In its most basic plot summary, “Marshall” concerns two lawyers working a difficult case. NAACP attorney Thurgood Marshall and insurance lawyer Sam Friedman are the defense in the case of Joseph Spell, a black chauffeur accused of the rape and attempted murder of his boss’s wife — who is white — in the 1940s segregationist America. The judge compounds the difficulty of their situation by ruling that Marshall cannot speak during the trial, justifying this by stating he’s an out-of-state lawyer.

Genre-wise, the movie is a simple courtroom drama, reminiscent of “To Kill a Mockingbird.” Marshall and Friedman consider all the evidence (or lack thereof) in order to try and prove that their client is innocent, while arguing in a court with a white judge, jury and prosecution. The odds are astronomically stacked against them, making this very much an underdog story. This is magnified especially since Marshall is fighting on behalf of civil rights, all while risking the reputation of the NAACP by taking on the case.

Courtesy of Broadway Filmore Alive

Even though Marshall and Friedman come from two different social backgrounds and types of legal practices, they have more in common than they think. Both are victims of oppression: Marshall because of the color of his skin, Friedman (and his family) because of his Semitism. Roger Durling, speaking at the screening hosted by the Santa Barbara International Film Festival Cinema Society, put it best: “They are allied by prejudice.”

The two men’s partnership is initially tense. Friedman makes it clear that he is neither experienced enough nor happy to be the leading defensive attorney, and Marshall is very much frustrated at having to continually pester Friedman into defending Spell. As the film goes on and their friendship grows, the two wring some warm comedy out of one another, Marshall setting up one particularly rib-tickling joke about Friedman’s courtroom prowess.

Chadwick Boseman of “Black Panther” and Josh Gad play the two lawyers. According to director Reginald Hudlin, who spoke to Durling at the screening, Boseman was reluctant to take on another historical role after “42” and “Get on Up.” But after reading the script, he was on board to play the Supreme Court justice. He portrays Marshall with a weaponized, steely confidence that makes him immune to the prejudice he encounters. He’s unwilling to give up and bow down despite the daunting odds that he is confronted with. Nevertheless, he is still made vulnerable by tragedies that arise within his own family.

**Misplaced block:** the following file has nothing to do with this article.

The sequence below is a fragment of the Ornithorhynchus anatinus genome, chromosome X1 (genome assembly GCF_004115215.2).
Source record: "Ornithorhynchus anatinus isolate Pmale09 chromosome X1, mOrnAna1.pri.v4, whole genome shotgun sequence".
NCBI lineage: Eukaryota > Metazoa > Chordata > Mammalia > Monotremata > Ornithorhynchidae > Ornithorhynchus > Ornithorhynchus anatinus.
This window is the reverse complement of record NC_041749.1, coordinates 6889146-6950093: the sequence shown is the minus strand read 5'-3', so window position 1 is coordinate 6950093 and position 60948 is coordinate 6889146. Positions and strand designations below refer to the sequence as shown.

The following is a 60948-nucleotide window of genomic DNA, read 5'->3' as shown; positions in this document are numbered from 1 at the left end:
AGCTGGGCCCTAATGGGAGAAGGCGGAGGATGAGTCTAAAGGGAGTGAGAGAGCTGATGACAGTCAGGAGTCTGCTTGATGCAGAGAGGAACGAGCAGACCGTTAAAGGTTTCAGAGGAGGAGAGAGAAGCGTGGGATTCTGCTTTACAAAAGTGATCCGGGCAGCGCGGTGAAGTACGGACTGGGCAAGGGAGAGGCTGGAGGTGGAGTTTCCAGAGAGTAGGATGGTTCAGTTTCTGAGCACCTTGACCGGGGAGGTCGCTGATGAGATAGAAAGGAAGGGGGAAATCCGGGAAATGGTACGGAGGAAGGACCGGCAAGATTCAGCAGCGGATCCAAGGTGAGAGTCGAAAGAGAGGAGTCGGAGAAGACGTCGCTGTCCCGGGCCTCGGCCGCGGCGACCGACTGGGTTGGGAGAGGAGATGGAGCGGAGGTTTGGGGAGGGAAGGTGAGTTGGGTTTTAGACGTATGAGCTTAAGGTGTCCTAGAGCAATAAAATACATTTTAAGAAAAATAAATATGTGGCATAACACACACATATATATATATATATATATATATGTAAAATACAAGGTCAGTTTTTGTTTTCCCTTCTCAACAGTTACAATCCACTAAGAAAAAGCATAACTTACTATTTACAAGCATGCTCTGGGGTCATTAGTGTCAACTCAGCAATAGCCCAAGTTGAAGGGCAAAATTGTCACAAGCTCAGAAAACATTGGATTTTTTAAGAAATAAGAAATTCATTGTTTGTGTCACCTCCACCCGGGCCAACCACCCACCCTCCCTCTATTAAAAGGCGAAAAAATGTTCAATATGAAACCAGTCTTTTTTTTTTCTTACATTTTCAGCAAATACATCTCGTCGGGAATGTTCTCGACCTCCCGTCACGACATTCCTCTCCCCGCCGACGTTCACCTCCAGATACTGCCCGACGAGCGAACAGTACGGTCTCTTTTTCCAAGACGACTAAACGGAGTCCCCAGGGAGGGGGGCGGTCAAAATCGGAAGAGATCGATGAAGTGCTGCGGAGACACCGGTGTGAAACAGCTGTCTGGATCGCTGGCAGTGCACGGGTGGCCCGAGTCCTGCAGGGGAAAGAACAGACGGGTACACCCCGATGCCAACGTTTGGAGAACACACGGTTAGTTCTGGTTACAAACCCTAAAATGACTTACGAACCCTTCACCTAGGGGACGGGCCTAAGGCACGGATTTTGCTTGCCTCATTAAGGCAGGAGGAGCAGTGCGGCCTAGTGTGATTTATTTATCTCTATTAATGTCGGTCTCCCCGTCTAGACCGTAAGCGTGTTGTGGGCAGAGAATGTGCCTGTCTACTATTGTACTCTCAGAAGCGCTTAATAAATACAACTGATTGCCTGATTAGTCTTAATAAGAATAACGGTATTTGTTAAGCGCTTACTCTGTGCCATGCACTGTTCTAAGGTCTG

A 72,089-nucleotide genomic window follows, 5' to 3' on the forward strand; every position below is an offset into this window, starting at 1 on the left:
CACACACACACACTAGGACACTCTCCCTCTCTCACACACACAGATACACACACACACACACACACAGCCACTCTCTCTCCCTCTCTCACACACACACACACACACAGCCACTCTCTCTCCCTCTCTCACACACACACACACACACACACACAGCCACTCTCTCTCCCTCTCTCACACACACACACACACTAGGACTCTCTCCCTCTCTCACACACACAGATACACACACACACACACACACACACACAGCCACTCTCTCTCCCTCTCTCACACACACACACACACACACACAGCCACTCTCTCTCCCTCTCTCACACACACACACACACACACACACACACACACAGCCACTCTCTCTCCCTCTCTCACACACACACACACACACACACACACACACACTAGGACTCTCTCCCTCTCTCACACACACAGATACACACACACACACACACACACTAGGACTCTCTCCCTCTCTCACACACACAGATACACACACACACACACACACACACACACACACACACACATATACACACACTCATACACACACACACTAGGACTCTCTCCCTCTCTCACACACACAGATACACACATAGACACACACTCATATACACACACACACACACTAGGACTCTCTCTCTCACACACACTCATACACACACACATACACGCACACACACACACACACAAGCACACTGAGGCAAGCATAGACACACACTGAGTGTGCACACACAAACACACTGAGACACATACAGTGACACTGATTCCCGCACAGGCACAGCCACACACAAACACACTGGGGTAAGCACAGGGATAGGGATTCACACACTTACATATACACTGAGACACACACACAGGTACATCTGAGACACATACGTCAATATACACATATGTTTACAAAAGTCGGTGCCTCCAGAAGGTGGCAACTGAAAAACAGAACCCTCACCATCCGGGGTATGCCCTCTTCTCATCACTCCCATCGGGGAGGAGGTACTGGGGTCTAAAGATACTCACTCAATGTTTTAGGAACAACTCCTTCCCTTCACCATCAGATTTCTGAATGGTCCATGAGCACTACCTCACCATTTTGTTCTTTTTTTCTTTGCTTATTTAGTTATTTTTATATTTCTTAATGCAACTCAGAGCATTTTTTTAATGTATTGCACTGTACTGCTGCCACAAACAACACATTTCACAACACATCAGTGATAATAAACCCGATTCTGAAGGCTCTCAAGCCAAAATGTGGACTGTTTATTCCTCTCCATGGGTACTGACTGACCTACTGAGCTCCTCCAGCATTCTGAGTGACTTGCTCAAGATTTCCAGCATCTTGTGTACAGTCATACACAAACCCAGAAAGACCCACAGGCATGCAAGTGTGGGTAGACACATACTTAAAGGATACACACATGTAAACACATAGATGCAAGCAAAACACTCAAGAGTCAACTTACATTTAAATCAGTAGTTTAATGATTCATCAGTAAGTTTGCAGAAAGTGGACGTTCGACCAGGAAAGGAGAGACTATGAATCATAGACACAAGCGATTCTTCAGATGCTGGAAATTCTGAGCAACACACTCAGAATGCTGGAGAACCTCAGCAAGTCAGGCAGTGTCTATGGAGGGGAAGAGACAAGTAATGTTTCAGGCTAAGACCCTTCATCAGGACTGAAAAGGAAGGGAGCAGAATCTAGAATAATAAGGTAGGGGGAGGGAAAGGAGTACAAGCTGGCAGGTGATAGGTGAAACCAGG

Gad subtly makes it clear in his first scene, a small courtroom case, that Friedman feels unfulfilled and maybe even a little ashamed about being an insurance lawyer. When he has the opportunity to do some good, he is immediately concerned for his reputation and his family. As he and Marshall dig deeper into the case, Friedman becomes more involved both in Spell’s case and the greater issue of civil rights. Like Marshall, his own family must deal with personal tragedy, his own tied to the conquests of the Nazis.

At times, though, the film to steers into melodrama. One hokey scene has Marshall stand on the steps of the courthouse and make a big speech about the Constitution to assembled reporters as dramatic music plays. It’s a little much, but the film brings the tone back around through Spell. Sterling K. Brown does a sublime job at playing a terrified man whose innocence is very much in question. His skin color is serving to continue to make his life a living hell. He makes this clear in court with an impassioned speech on what could happen to him as a black man, moving even the ambiguously racist judge (played by James Cromwell).

The film is based on a true story, with heavy creative input from Friedman’s daughter (who portrays, ironically enough, a racist). As with many films like this one, it’s difficult to discern what is 100 percent true, but that does not take away from the film at all. At the film screening in the Riviera Theatre, Hudlin said he wanted to make a film that would make people come out and tell their friends, “Aw, that movie was so good!” and not “That movie’s really important, you gotta see it.”

“Marshall” is entertaining, socially relevant and delivers doses of humor to balance out the gravity of the subject matter.